The question Is it a good practice to put public profile such as Professional or Social Networking site links in your resume? got closed as not constructive

I've often wondered if putting things like blog links, LinkedIn, or StackOverflow profiles on a resume was a good idea or not, and thought the question was good for the site. In addition, I think the accepted answer is a good answer that covers different types of profiles and situations.

It could probably use some edits to clean up the question, however would simply cleaning up the wording get it reopened? If not, what can be done to the question to get it reopened?


Edited question in an attempt to bring it back on-topic for the site. If the edit is not enough to get it re-opened, please let me know what more we need to do.

  • Rachel, by the time i saw this the question is already in a good edited shape. I tried giving first cut in editing but the successive editing were quite great. The question now looks really good and useful. Commented Apr 25, 2012 at 19:09
  • Keep up the good work! You are keeping up on the word that we must attempt to salvage every question when we find it misfit. This is a great (second) example! Commented Apr 25, 2012 at 19:10

2 Answers 2


I was considering editing the question to ask something like "How do I determine what URLs I should include on my resume?" which would produce an answer like this one but hopefully with more specific examples. Yes, the short answer is "whatever adds value* but that determination of value differs from industry to industry and purpose to purpose, so answers about how to determine would be useful.

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    I was thinking about an edit along the same lines, but I wanted to be sure that was the only problem with the question and that it would be OK to reopen afterwards
    – Rachel
    Commented Apr 25, 2012 at 16:06

"Is it a good practice to" screams bad subjective.

The question would be best phased as:

I want to put my linked in and SE profile on my resume. My resume is generally following the X format. Where would the most effective place to put those links using that format?

That is practical and answerable. It is somewhat localized but if it is a general format then someone else might be able to use that.

I suspect if someone went through the process of asking the question that way they would no longer need to ask the question. But if they do, then we can answer it.

  • But the question isn't "where should I add these links to my resume?", it's "should I add these links to my resume?"
    – Rachel
    Commented Apr 25, 2012 at 16:05
  • @Rachel - No that is what the question should be. The question is "I want to know if it's a good practice to do the same." - The wording matters. The "In what cases, recruiters will appreciate it? In what case this becomes detrimental?" is not constructive and needs to go. It is calling for speculation and anecdotes. Commented Apr 25, 2012 at 16:09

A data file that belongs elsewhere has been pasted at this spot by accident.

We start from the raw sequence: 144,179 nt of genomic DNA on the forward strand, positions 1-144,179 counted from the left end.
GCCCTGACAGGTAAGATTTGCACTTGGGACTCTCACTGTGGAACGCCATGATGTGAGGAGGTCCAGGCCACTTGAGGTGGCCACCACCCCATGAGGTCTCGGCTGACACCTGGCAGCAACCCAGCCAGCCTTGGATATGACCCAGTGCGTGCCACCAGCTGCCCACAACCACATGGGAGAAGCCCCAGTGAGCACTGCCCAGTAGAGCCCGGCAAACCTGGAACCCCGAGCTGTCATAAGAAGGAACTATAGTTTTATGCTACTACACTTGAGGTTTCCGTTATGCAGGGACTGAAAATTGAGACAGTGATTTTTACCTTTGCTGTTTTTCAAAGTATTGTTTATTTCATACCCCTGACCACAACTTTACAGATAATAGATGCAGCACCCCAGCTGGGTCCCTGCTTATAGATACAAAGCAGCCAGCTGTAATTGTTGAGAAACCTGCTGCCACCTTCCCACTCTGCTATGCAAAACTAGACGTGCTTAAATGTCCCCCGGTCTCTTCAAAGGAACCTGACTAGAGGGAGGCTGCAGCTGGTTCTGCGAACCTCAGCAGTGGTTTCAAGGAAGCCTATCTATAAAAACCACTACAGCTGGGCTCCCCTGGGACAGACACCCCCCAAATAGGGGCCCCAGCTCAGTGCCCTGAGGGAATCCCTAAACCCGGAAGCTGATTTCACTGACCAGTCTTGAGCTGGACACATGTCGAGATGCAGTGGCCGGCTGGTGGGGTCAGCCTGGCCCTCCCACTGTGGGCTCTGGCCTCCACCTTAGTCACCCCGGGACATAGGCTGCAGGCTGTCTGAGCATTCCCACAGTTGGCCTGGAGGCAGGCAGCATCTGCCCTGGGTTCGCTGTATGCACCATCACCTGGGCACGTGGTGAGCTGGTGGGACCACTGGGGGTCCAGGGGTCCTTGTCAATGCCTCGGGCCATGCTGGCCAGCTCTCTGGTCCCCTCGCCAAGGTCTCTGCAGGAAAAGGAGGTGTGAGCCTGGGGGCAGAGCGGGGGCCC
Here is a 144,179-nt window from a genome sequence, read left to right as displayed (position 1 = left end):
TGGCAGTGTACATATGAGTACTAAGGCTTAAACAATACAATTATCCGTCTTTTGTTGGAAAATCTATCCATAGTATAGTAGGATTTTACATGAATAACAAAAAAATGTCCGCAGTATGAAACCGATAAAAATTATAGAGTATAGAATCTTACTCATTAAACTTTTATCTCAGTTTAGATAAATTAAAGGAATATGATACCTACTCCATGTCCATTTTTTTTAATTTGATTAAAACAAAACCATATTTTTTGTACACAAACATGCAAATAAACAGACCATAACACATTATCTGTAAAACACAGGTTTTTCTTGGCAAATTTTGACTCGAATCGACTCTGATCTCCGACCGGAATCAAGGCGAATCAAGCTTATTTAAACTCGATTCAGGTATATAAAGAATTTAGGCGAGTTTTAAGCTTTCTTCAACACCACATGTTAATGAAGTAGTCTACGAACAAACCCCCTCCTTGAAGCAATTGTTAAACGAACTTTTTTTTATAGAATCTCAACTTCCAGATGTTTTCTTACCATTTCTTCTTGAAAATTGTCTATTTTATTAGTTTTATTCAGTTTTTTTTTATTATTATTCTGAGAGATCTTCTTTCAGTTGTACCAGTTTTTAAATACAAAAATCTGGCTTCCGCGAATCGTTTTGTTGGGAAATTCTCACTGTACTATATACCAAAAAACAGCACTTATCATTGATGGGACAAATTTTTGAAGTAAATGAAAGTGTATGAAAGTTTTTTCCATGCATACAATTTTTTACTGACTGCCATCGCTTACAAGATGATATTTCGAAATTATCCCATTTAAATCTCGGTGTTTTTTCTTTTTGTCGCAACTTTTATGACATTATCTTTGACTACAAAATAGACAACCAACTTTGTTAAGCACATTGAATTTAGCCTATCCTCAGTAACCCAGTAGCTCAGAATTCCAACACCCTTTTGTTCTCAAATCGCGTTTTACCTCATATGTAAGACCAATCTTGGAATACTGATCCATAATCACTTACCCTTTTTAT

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    @Chad Actually, whether or not including or not including a certain section of information for purposes of advancing through the hiring sequence is very much on-topic. If it's not, then now I don't know what this site is about.
    – jcmeloni
    Commented Apr 25, 2012 at 17:12
  • @jcmeloni - That is not the question asked though. Should "I" Put it on is different than is it a good general practice. Commented Apr 25, 2012 at 17:58
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    @Chad I agree with that. So, editing the question to make it a general question is not what we're trying to do?
    – jcmeloni
    Commented Apr 25, 2012 at 19:38
  • @jcmeloni - If making it more general helps open the question up with out changing the question or making it nonconstructive then sure. But just going more general for the sake of being more general then no. Sometimes a more focused approach is right. Commented Apr 25, 2012 at 21:43
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    @jcmeloni Making a question applicable to a wider audience is good. Cannibalizing a question to be something quite different than the OP meant is not, remember when editing we must always respect the original author, even if that means that the question should stay closed. Changing a question too much means we probably won't be able to provide clarifications on it, we can change wording, fix syntax and grammar but changing intent is always icky. Salvaging for salvaging's sake is not the way to go.
    – yannis
    Commented Apr 27, 2012 at 6:10
  • @jcmeloni (cont...) When there's a great question hidden in a poor question, we should prompt the OP and guide them on how they should fix it. Grammar, spelling, formatting we can all do, without any second thought, but the OP should always be included when we change the focus, we can close and comment or ping them in chat, or even bring the question on Meta. It doesn't matter which, what matters is that we can't go gung ho and take full ownership of the question. And it's always a bit more complicated when there are already answers, then you have to think whether you should invalidate them.
    – yannis
    Commented Apr 27, 2012 at 6:16

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